Documentaries

So like I have been saying…I believe that education can be found in all areas of life, and documentaries are an area I can’t recommend high enough! Here I will be continuing to input suggested documentaries that I believe are well worth the watch. These will vary from movies to  Tv shows. Unfortunately I can’t stream many of these for your pleasure due to copyright and the lack of a channel, but I’m sure these documentaries can be found online!

  • Andrew Marr’s History of the World

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Andrew Marr’s History of the World is a 2012 BBC documentary television series presented by Andrew Marr that covers 70,000 years of world history from the beginning of human civilisation, as African nomadic peoples spread out around the world and settled down to become the first farmers, up to the twentieth century.

This is such a great documentary series which examine’s all human existence; from the creation of the needle to the destruction of the world and beyond. This 8 part series is a must for history enthusiasts!

  • The Blood of the Irish

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A two-part documentary series that seeks the truth about the Irish.Broadcaster Diarmuid Gavin travels to the heart of Africa and beyond in a quest to find the very origins of the Irish people. Who are the Irish and whose blood flows in our veins?

A landmark series for RTÉ One, Blood of the Irish explores the most fundamental questions about the Irish population; who were the first people to settle here and where did they come from? Why are the oldest Irish human remains less than 10,000 years old when just 100 kms away in Britain, human traces go back 700,000 years? Did the first Irish arrive overland on an ice bridge, or on a small fragile boat blown ashore by the winds of chance? The series combines cutting edge science, the latest archaeology and superb visuals to bring this enthralling topic to our screens for the first time.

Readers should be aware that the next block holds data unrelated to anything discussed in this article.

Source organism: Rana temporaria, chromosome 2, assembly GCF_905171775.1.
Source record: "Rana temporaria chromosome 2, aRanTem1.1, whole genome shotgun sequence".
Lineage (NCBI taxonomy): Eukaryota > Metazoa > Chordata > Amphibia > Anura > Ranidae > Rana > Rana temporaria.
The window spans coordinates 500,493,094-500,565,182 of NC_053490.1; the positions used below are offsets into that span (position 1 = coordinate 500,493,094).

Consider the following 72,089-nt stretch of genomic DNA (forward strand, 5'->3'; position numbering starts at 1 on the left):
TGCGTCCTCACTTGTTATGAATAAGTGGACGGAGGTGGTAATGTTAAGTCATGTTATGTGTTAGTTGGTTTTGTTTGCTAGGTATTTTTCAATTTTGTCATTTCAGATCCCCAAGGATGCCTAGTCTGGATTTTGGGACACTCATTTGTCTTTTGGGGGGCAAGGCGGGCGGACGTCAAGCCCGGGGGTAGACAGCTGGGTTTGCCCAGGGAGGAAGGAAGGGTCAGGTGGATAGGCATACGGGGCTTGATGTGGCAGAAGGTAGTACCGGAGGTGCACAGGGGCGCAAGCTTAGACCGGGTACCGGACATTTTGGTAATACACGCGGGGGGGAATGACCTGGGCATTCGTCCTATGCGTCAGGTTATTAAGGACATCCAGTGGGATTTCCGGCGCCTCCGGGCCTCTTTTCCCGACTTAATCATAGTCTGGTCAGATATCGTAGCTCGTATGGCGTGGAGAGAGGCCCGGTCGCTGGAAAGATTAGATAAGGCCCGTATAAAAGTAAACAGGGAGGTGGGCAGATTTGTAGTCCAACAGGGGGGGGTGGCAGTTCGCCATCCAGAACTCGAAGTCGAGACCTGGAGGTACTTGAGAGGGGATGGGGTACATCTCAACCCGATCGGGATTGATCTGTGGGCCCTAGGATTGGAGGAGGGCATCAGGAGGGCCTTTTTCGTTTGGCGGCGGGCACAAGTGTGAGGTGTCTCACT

• The Story of Ireland

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The Story Of Ireland is a five-part landmark history of Ireland, to be presented by Fergal Keane.

Ireland is living through a significant period in its cycle of history – since the 1998 Good Friday Agreement, the island has been at peace. This is unprecedented in the history of modern Ireland and so seems like a perfect time to reflect on the Irish as a people now, as a modern European nation, and how we got to this place.

The big ambition of this telling of the story is that it should be expansive and outward looking. When the previous television history series was told by the historian Robert Kee in 1981, Ireland was in a very different place, at war with itself in the north and economically ravaged in the south. The series naturally reflected those conditions and primarily viewed our story through the prism of our troubled relationship with our nearest neighbour.

This series will show us that this view is narrow and self – limiting. The Story of Irelandwill look at the evolution of the country in a world context and will show that as an island people our very DNA has been formed by successive waves of peoples coming from outside and that we in turn have travelled and influenced world events for nearly 2000 years.